simian crease

(redirected from simian fold)

sim·i·an crease

a single transverse palmar crease formed by fusion of the proximal and distal palmar creases, so called because of its similarity to the transverse flexion crease seen in some monkeys; a common but not pathognomonic feature of Down syndrome; also found in 1% of the normal population.

simian crease

[sim′ē·ən]
Etymology: L, simia, ape; ME, creste, crest
a single crease across the palm produced from the fusion of proximal and distal palmar creases, seen in congenital disorders, such as Down syndrome. Also called simian line.

simian crease

A dermatoglyphic pattern of a single deep transpalmar crease formed by fusion of proximal and distal palmar creases, which is classically seen in trisomy 21, but also in trisomies 13 and 9, and in foetal trimethadione syndrome. So called because of its verisimilitude to the same crease in monkeys.

simian crease

Simian fold Neonatology A dermatoglyphic pattern of a single deep transpalmar crease formed by fusion of proximal and distal palmar creases, classically seen in trisomy 21, but also in trisomies 13 and 9, fetal trimethadione syndrome. See Dermatoglyphics. Cf Triradius.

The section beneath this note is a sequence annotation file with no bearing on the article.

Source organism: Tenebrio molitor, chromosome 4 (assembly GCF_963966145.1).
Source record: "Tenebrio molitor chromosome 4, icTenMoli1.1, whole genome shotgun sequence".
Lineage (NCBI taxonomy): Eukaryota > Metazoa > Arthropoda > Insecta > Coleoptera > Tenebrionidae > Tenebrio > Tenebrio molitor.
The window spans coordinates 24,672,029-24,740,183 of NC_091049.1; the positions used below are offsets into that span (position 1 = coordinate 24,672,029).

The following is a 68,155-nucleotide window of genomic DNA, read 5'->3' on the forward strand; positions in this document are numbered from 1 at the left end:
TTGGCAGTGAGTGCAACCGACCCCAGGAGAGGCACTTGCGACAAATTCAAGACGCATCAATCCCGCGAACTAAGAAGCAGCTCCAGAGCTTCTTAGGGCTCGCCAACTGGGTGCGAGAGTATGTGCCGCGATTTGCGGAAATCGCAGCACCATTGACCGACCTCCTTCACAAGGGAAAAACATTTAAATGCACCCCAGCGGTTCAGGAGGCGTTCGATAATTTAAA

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SIMIAN CREASE: Normal palmar crease
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SIMIAN CREASE: Simian crease

simian crease

A crease on the palm of the hand, so called because of its similarity to the transverse flexion crease found in some monkeys. Normally the palm of the hand at birth contains several flexion creases, two of which are separate and approx. transverse. When these two appear to fuse and form a single transverse crease, a simian crease is present. The crease may be present in a variety of developmental abnormalities, including Down syndrome, rubella syndrome, Turner syndrome, Klinefelter syndrome, pseudohypoparathyroidism, and gonadal dysgenesis.
See: illustration
See also: crease

simian crease (sim´ēən),

n a single crease across the palm produced from the fusion of proximal and distal palmar creases, seen in such congenital disorders as Down syndrome.
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